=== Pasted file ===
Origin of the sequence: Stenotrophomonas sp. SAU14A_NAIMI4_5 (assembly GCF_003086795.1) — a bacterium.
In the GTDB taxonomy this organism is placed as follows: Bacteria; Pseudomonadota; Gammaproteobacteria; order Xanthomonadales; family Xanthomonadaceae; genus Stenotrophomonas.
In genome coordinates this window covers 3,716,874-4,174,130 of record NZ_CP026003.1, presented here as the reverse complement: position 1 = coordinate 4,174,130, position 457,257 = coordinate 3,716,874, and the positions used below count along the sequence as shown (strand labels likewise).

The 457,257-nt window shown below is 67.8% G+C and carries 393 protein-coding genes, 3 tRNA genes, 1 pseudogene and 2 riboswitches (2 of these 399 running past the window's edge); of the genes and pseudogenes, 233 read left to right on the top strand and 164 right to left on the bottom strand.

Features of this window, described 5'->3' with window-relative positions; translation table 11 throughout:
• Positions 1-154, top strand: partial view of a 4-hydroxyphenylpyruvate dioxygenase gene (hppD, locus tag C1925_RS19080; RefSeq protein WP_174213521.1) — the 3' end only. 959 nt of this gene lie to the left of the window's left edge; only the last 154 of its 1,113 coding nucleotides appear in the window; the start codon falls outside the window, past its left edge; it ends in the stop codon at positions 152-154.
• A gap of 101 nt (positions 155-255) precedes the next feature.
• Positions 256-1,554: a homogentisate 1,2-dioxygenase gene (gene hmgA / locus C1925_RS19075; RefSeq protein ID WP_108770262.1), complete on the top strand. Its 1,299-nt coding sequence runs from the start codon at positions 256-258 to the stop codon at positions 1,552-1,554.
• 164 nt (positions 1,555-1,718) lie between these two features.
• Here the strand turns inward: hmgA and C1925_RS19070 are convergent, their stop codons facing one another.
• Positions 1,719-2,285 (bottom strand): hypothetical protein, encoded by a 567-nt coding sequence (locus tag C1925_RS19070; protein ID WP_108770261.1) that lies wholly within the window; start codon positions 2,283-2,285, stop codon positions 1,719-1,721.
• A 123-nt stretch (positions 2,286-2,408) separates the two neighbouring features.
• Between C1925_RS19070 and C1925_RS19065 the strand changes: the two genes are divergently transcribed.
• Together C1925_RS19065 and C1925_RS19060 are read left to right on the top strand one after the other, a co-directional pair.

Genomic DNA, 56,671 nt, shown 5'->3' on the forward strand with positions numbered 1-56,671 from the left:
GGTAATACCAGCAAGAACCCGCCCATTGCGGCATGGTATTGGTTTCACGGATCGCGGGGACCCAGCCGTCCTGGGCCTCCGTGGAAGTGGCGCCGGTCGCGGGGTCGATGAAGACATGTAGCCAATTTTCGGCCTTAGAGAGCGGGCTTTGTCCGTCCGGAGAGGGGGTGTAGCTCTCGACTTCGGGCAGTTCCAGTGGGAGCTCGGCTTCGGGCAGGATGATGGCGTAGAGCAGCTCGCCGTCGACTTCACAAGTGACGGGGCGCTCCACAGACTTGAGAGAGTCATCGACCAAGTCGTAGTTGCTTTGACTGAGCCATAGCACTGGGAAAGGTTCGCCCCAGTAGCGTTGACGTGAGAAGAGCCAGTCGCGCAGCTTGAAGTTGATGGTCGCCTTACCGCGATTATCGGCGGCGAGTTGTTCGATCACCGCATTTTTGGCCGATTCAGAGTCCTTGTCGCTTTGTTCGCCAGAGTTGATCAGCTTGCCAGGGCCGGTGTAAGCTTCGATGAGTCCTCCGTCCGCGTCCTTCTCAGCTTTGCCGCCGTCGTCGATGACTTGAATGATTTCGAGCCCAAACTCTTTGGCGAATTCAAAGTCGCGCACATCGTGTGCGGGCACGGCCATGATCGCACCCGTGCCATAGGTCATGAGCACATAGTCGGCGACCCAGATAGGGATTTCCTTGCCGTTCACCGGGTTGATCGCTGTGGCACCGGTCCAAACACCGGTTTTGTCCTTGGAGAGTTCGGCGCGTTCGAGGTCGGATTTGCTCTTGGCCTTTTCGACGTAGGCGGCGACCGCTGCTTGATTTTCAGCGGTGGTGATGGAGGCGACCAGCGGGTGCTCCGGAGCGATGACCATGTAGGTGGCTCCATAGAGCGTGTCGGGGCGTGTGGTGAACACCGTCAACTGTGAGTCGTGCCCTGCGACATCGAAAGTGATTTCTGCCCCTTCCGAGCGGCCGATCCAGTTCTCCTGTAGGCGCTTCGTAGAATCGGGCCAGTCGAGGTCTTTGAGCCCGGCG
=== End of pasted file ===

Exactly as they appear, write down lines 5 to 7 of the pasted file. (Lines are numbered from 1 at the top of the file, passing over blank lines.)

Features of this window, described 5'->3' with window-relative positions; translation table 11 throughout:
• Positions 1-154, top strand: partial view of a 4-hydroxyphenylpyruvate dioxygenase gene (hppD, locus tag C1925_RS19080; RefSeq protein WP_174213521.1) — the 3' end only. 959 nt of this gene lie to the left of the window's left edge; only the last 154 of its 1,113 coding nucleotides appear in the window; the start codon falls outside the window, past its left edge; it ends in the stop codon at positions 152-154.
• A gap of 101 nt (positions 155-255) precedes the next feature.